Something happened to me, once upon a time: I fell in love. It began when I was in fifth grade, and a girl named Emily liked me, so I fell in love with her. One day I walked her home from school. We said goodbye on her stoop, my hand vibrating with the urge to hold hers. I turned to go home and an older girl from school came up to me and started a conversation. After awhile she asked if she could kiss me. I said yes. It was the first time someone other than my mother or my aunts kissed me on the lips. She laughed and hurried away as I glanced toward the house and saw Emily watching me from the living room window. She wouldn't speak to me after that. I was heartbroken.
A week later a girl named Gloria liked me, so I fell in love with her. She broke my heart when I ruined the class picture by making a goofy face right before the picture was shot. Her parents wouldn't let her see me anymore, and they -- along with the parents of all my other classmates -- were mad at me for ruining the class picture (it was a really goofy face).
I fell in love many times since then. The following year, with dark-haired Anita, who looked like a cartoon mouse. She comforted me after two boys beat me up and made me cry. The next day at school she acted as if I didn't exist. In junior high, I fell in love with Nancy. She didnt realize I hung out with her friend just to be with her. Then I fell in love with Elaine. She chose a juvenile delinquent over me as her boyfriend. In high school, Doreen broke my heart when she told me, echoing her parents, that she couldn't see me anymore because I didn't have enough money.
I broke my own heart in my first marriage, when I realized I didn't love the woman to whom I had been married for 15 years. My second wife broke my heart when she broke up with me at her young daughter's insistence (I could never replace Daddy, who in any case was never very far away). I tried to get her back for two heartbroken years. A long-term relationship with Marna ended when I got tired of her constantly getting drunk and ruining whatever plans we had made. A long-term relationship with Tina ended when I got tired of her insisting she loved me while continuing to seek out other men.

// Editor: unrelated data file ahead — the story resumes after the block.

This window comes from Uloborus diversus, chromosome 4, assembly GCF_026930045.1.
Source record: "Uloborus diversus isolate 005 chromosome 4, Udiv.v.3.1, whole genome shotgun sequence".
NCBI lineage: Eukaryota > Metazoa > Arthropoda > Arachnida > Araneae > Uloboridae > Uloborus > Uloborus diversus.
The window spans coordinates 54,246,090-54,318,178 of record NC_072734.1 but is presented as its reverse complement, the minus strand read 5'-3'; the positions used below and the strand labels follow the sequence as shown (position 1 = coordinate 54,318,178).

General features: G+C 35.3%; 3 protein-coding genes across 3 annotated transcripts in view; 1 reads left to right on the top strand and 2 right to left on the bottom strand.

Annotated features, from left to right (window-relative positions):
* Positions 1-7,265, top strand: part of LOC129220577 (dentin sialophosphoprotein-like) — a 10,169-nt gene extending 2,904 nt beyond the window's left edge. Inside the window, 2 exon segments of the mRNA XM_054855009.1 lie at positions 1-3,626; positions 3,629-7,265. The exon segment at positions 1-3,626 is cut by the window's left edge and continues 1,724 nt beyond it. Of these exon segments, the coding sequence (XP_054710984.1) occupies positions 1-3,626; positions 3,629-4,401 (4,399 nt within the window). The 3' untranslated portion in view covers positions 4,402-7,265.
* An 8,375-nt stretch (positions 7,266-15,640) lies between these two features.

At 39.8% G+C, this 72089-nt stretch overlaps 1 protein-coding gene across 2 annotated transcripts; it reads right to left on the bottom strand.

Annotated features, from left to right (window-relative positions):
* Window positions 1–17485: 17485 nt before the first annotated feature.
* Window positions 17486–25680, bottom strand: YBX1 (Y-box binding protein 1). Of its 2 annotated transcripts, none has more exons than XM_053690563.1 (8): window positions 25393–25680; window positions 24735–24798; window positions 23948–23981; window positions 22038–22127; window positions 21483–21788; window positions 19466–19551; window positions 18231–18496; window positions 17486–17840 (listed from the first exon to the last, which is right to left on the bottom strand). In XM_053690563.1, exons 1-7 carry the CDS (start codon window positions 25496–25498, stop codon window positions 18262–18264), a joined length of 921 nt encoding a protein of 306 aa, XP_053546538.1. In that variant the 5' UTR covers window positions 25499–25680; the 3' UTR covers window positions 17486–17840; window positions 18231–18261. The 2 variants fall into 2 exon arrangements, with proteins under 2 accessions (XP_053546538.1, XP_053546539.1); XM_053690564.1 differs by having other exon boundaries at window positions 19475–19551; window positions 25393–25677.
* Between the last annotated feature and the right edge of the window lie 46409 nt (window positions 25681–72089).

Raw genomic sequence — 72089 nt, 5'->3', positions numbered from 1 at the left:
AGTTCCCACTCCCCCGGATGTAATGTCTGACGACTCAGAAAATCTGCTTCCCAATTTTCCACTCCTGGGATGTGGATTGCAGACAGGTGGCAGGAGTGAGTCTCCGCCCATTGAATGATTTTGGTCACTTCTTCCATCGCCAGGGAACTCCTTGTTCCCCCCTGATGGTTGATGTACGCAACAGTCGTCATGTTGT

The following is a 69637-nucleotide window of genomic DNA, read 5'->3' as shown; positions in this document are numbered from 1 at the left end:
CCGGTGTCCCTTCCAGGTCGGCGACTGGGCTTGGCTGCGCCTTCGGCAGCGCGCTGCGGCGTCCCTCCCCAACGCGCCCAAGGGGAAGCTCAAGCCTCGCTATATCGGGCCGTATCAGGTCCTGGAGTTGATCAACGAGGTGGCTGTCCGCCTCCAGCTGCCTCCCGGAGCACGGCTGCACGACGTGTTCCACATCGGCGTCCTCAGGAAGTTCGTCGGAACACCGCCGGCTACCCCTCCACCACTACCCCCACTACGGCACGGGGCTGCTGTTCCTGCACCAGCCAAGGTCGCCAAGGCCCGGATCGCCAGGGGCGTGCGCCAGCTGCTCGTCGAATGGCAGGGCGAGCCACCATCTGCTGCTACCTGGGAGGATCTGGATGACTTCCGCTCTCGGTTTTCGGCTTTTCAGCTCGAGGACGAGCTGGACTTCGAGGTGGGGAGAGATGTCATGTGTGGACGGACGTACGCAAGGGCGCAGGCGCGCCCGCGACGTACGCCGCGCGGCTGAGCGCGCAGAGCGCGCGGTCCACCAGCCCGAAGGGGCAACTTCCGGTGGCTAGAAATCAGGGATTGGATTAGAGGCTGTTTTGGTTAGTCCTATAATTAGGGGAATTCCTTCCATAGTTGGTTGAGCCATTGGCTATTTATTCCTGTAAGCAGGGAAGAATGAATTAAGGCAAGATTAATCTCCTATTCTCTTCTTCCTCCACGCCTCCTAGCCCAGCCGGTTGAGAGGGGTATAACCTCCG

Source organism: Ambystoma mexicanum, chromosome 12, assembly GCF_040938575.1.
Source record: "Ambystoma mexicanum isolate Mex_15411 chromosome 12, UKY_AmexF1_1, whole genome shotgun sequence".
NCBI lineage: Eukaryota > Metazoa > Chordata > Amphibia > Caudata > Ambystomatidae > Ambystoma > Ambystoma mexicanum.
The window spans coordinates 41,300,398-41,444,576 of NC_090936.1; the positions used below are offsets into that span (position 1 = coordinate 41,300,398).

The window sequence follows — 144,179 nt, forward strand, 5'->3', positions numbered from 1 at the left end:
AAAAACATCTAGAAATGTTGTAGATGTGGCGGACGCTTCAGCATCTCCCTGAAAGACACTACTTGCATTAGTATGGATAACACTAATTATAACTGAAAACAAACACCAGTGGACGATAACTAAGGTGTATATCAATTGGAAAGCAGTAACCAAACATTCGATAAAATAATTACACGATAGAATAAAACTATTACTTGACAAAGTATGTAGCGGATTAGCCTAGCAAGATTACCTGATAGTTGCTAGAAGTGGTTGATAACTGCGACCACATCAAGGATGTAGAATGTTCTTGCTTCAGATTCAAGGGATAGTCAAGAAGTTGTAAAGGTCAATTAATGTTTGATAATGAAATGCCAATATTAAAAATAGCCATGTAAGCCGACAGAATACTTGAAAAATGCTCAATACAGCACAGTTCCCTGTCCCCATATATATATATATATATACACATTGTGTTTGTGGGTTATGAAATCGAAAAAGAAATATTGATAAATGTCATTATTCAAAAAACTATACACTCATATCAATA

My heart was broken so many times, when my sister got married to the man she swore was her ideal lover, I was too cynical and depressed to be happy for her. I felt worse, not justified, when we found out he was seeing other women. Her next ideal lover broke into her apartment in the middle of the night and tried to kill her. I sunk deeper into depression and cynicism.
One day a woman who had broken my heart by wanting to be friends instead of lovers asked me to give her a ride to a potluck. I hadn't planned on going because being without a partner left me too depressed, cynical and heartbroken to do anything at all. At least this friend looked like the woman I saw in my deepest dreams of desire: thick dark hair, big dark eyes, almost too thin and up to my chin.
I knew I would never meet anyone at the potluck, even when I saw Sandy. She had thick dark hair and big dark eyes. She was almost too thin and up to my chin. I had met many women like her, many times before over the years, so it was easy to suppress the urge to throw myself at her feet and beg for the honor of being her love slave. Nonetheless, when I noticed she'd come with her friend Mary, I decided to give it a shot for old time's sake, and befriend Mary.
Sandy and I did get together, but I expected this relationship to turn out like all the others. I was determined never again to suffer a broken heart. Three months later my sister invited me back East for her wedding. Another ideal lover. Little did I know what was to come. Sandy had asked me to be faithful to her while I was in New Jersey and I agreed, though I thought I might be lying.
It was not because my new brother-in-law came from the same town as Sandy. It was not because he and Sandy had gone to high school together. It was not because her mother was a lonely widow in her eighties, and my brother-in-law's father was a lonely widower in his eighties, and they lived a few blocks from each other. My broken heart began to mend when I asked my sister how she could be so happy considering what she'd been through. She told me that if she did not sincerely believe that no matter how many times your heart gets broken, you cut yourself off from finally meeting your genuine ideal lover if you do not continue eagerly to grab at the chance that this time, it's the real thing.
I returned from New Jersey and continued with Sandy where we had left off. After awhile I noticed that, unlike every other relationship I had been in, the honeymoon with Sandy never ended. Three months, four months later, all the qualities I found charming in her didn't start to drive me nuts. Instead, I discovered that she had even more charming qualities, all of them continuing to delight me.
On August 28, 2012, at 7 pm, it will be exactly thirteen lucky years since I first noticed Sandy at that Northern California potluck. My depression is gone. My cynical approach to life has turned to one of excitement and glee. And my broken heart? Permanently on the mend, and getting better all the time!